Authors: Julie Young*, University of Lethbridge
Topics: Political Geography
Keywords: Borders, asylum, crisis, governance, archive, Canada-US border, Canada, US
Session Type: Paper
Start / End Time: 2:35 PM / 4:15 PM
Room: Washington 1, Marriott, Exhibition Level
Presentation File: No File Uploaded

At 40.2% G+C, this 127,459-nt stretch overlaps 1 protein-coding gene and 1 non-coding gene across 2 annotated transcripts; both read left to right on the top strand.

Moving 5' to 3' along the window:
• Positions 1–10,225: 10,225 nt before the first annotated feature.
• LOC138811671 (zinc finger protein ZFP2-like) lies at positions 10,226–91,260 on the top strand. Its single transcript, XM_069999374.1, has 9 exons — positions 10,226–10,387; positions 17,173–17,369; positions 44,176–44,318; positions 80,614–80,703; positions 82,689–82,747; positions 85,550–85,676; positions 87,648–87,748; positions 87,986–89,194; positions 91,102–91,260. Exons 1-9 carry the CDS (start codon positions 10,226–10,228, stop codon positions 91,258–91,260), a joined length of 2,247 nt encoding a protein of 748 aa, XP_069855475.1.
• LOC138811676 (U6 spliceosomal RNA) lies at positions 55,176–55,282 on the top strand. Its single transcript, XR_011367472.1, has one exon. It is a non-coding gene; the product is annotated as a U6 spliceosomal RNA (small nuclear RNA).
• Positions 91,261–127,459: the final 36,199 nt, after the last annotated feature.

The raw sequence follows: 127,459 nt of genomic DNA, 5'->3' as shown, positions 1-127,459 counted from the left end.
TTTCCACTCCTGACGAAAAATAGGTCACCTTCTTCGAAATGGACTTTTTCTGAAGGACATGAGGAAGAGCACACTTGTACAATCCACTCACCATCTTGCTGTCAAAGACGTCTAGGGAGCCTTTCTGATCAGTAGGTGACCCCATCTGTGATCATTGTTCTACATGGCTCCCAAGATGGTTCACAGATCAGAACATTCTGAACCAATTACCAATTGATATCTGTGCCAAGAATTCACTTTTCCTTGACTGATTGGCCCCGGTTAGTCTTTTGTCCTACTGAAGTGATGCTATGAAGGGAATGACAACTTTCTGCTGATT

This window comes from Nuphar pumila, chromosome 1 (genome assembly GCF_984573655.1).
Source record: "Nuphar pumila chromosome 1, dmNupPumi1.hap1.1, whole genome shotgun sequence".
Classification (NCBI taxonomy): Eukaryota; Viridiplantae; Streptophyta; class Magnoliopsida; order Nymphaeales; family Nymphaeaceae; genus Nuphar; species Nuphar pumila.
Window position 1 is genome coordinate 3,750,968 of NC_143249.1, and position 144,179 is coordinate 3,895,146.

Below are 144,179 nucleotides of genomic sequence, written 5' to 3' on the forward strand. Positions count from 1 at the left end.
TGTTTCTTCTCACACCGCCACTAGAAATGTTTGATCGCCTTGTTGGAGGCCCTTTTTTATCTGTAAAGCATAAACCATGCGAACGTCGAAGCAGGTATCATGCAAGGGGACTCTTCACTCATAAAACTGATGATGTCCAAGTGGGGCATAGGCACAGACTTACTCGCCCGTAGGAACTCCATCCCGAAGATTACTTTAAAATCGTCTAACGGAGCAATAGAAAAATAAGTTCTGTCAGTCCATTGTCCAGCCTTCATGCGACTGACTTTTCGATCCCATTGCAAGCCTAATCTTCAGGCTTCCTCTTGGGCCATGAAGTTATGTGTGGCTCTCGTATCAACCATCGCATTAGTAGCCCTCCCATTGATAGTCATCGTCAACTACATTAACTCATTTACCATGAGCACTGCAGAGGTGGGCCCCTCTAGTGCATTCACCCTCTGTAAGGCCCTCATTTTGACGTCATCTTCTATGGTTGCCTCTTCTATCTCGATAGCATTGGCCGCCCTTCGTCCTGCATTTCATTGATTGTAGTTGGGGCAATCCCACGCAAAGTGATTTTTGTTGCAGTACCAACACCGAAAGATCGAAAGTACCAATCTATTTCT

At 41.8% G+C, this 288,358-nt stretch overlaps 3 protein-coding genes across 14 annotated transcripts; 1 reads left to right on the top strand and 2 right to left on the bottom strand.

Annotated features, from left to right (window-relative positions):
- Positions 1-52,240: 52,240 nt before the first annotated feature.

On 8 September 2017, Canadian Member of Parliament Pablo Rodriguez was sent to Los Angeles to dissuade additional arrivals of US-based asylum seekers at the Canadian border. This delegation was part of a wider information campaign organized by the Canadian government responding to what has been presented as a “crisis” at the Canada-US border, where – since January 2017 – there has been a dramatic increase in the number of people crossing irregularly from the US to make a claim for refugee status in Canada. I examine the longer histories and wider geopolitics of these contested crossings of the Canada-US border that have been characterized as a moment of crisis in official and media responses. Crisis is the necessary corollary of the “politics of anticipatory governance” (Stockdale 2016) that scaffolds contemporary nation-statist border control policies and practices. Examining the border as an archive opens space to consider the work that is done by such temporal and spatial manipulations and to animate the various histories and geographies that comprise the Canada-US border. Through an engagement with a series of intersecting moments and spaces of the recent history of this border (1987-present), I seek to both “inhabit” the crisis and understand what might remain once the crisis is declared over (Carastathis, Spathopoulou & Tsilimpounidi 2018; Nayak 2018). What do these border crossings tell us about the border itself and the politics that define, sustain, and transgress it?